Instigating and promoting a new design movement: the New Century Modern
In today’s world, it is crucial to guide people back towards quality, albeit indirectly. The erosion of quality in design theory and production has subtly lowered our standards
One thing that truly brightens my day is discovering a brand-new company. I relish the opportunity to observe what they create, their methodologies, and who is part of their venture. Most of these companies share certain commonalities, such as low-investment production, minimalist practices, and an independent design ethos.
Throughout my career as a designer, I’ve also collaborated with furniture startups that possess considerable expertise, yet in their early years, they often exude a perpetual sense of “work-in-progress,” of continuous growth.
However, one day, I stumbled upon a company that offered a completely distinctive approach.
When I first encountered Edits, it appeared to have emerged out of thin air. Yet, its structure and communication were so finely crafted that it led me to speculate that it might be a subsidiary of a major player. To my surprise, that wasn’t the case (later, I learned the company is independent, with no outside funding or investment).
How is this possible? Who is the driving force behind all of this?
His name is Richard Trory, and while he may not be a household name, he possesses a fascinating persona.
Hailing from Vancouver, Canada, at a certain point in his journey, he recognized that his knowledge of design was substantial enough to embark on his own venture.
I engaged in a lengthy and captivating conversation with him, during which he shared insights about the design process, entrepreneurship, and his vision. It was a rich tapestry of references, spanning from industry giants like Eugenio Perazza (Magis) and Cappellini to more contemporary firms like Hay and Muuto. Yet, it transcended mere business talk, delving deeper into the essence of design.
His brave goal extends beyond individual products; it’s about instigating and promoting a new design movement he terms “New Century Modern.”
This movement is rooted in modernist ideals but tailored to the contemporary context. Historically, design movements have often reacted to their predecessors. Post-modernism emerged as a response to modernism, and minimalism, in some respects, reacted to postmodernism, particularly in the realm of product design.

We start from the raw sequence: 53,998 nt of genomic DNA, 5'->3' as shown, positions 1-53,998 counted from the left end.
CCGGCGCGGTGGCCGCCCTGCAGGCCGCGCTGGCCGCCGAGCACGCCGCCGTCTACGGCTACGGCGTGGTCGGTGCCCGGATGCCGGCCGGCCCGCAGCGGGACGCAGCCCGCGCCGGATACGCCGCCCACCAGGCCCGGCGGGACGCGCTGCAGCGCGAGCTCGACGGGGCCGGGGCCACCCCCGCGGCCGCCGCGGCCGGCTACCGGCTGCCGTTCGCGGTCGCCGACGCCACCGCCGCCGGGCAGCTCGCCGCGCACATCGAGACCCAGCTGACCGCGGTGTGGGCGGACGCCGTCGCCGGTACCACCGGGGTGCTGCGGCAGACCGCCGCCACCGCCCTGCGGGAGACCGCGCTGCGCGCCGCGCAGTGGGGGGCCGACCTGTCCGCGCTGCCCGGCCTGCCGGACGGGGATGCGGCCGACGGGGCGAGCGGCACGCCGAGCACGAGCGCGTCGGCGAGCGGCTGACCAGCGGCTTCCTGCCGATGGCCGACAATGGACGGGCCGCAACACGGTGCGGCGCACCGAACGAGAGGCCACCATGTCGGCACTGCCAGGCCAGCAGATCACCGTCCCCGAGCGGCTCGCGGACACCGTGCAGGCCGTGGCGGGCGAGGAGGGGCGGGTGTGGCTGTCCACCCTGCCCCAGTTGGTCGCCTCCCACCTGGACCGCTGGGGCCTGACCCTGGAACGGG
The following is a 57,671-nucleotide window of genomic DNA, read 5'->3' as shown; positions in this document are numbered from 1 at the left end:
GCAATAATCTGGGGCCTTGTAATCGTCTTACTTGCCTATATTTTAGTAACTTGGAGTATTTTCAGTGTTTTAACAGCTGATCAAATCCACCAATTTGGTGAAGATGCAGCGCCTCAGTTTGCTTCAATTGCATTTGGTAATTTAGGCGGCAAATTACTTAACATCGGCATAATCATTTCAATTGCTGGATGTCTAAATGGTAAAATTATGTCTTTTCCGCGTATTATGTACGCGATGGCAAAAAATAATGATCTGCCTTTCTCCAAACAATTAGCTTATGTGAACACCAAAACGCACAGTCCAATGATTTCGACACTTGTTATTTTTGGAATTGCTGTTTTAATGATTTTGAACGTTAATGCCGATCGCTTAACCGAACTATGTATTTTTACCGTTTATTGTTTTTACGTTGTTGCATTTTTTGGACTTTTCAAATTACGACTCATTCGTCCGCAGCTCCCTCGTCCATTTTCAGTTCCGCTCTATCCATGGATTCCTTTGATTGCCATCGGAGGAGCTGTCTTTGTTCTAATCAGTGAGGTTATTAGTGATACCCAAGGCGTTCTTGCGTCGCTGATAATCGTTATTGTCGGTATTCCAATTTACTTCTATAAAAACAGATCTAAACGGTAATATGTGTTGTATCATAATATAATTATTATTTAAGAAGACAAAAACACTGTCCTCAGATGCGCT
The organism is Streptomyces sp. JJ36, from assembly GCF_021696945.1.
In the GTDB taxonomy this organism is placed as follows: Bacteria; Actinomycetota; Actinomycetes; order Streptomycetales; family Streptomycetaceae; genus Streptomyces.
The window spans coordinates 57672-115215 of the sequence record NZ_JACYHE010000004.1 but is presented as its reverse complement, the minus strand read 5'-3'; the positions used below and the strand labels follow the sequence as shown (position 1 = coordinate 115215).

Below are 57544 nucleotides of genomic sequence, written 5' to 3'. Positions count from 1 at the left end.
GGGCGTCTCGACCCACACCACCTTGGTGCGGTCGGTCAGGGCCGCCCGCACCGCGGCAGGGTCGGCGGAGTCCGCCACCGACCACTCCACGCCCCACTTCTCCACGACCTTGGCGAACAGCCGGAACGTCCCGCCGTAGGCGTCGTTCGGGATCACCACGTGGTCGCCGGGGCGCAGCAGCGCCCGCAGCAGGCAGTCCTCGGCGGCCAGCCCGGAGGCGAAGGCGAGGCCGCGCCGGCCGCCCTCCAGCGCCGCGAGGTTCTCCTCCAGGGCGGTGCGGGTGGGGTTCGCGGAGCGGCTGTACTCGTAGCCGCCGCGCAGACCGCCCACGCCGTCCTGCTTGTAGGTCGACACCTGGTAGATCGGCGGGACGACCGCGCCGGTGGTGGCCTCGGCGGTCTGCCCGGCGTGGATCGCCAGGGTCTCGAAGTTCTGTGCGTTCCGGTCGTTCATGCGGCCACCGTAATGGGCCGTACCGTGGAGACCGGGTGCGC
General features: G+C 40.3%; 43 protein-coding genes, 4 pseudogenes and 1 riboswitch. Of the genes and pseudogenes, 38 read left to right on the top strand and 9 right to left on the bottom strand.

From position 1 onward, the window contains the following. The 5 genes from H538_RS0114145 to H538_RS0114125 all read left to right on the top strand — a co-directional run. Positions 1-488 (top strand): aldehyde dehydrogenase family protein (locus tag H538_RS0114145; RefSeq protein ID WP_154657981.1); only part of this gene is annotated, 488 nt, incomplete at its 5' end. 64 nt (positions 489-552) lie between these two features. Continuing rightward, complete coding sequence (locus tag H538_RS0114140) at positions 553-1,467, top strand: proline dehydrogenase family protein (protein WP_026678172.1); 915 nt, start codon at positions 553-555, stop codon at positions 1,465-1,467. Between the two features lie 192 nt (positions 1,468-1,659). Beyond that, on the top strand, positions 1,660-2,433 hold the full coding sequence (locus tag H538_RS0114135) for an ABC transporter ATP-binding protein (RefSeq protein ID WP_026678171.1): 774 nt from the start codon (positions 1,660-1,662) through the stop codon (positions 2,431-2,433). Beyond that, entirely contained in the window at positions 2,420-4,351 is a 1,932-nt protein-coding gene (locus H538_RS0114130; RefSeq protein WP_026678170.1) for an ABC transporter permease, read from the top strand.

However, this time is different. It isn’t about reacting to a previous movement; instead, it’s about revitalizing timeless values in the contemporary era. What if we embrace modernism’s principles and infuse them with a contemporary sensibility?
The objective is to reintroduce a sense of humanity into mass-produced products.
In today’s world, it is crucial to guide people back towards quality, albeit indirectly. The erosion of quality in design theory and production has subtly lowered our standards. The only remedy is to rekindle the passion and attention to detail, all while keeping people, not just profits, in mind.
Mass production offers a significant advantage: as production quantities increase, prices decrease, making products more accessible. Designers have traditionally played a role in making mass-produced items aesthetically pleasing and emotionally resonant, dating back to the first industrial revolution.
However, design eventually lost its way, becoming synonymous with exclusivity and elitism due to the exorbitant prices attached to it. Some industries even co-opted the term “design” for low-quality products with sleek appearances, distorting reality and fostering unnecessary consumerism devoid of cultural depth.
The need now is to return to the core of industrial design, not through nostalgia but by understanding the reasons behind its greatness and adapting them to the present.
This company is entirely self-funded, as previously mentioned – no major players are backing it. Consequently, the approach to creating new products is deliberate and gradual, driven by necessity and virtue.
For an emerging company, launching a new product is both challenging and intriguing. The investment in production and promotion is substantial, demanding nothing less than perfection. The debut product, the Circus chair, is so meticulously engineered that envisioning improvements is a formidable task.
This may sound unconventional, but is profoundly necessary. When a designer evaluates a product, they enter a “critical mode.” You often hear remarks like “I would have made the backrest higher” or “why weren’t the screws hidden?“.
Such criticism is valid, but occasionally, even during critique, you simply feel content with what you’re observing. This sensation occurs for me when I encounter products by designers like Jasper Morrison or Stefan Diez, who approach their work with utmost precision. The Circus chair evokes the same sentiment, and there’s a reason behind it.
In today’s market, fair-valued products are a rarity.
By this, I mean that a significant portion of the market is crowded with products greenlit based solely on market research and profit potential. While this approach has its merits, it often strips away the soul and the true purpose of why designers should create something new.
Design isn’t merely about introducing a new product to the market and watching it sell until it becomes obsolete; it should embody a timeless philosophy. Designers, too, bear some responsibility because in their pursuit of numerous briefs, they sometimes compromise quality in their quest for more opportunities, fame, and wealth.
Doing less but doing it better is the key to creating a product with genuine meaning.
The formula is well-crafted, emphasizing quality and reparability.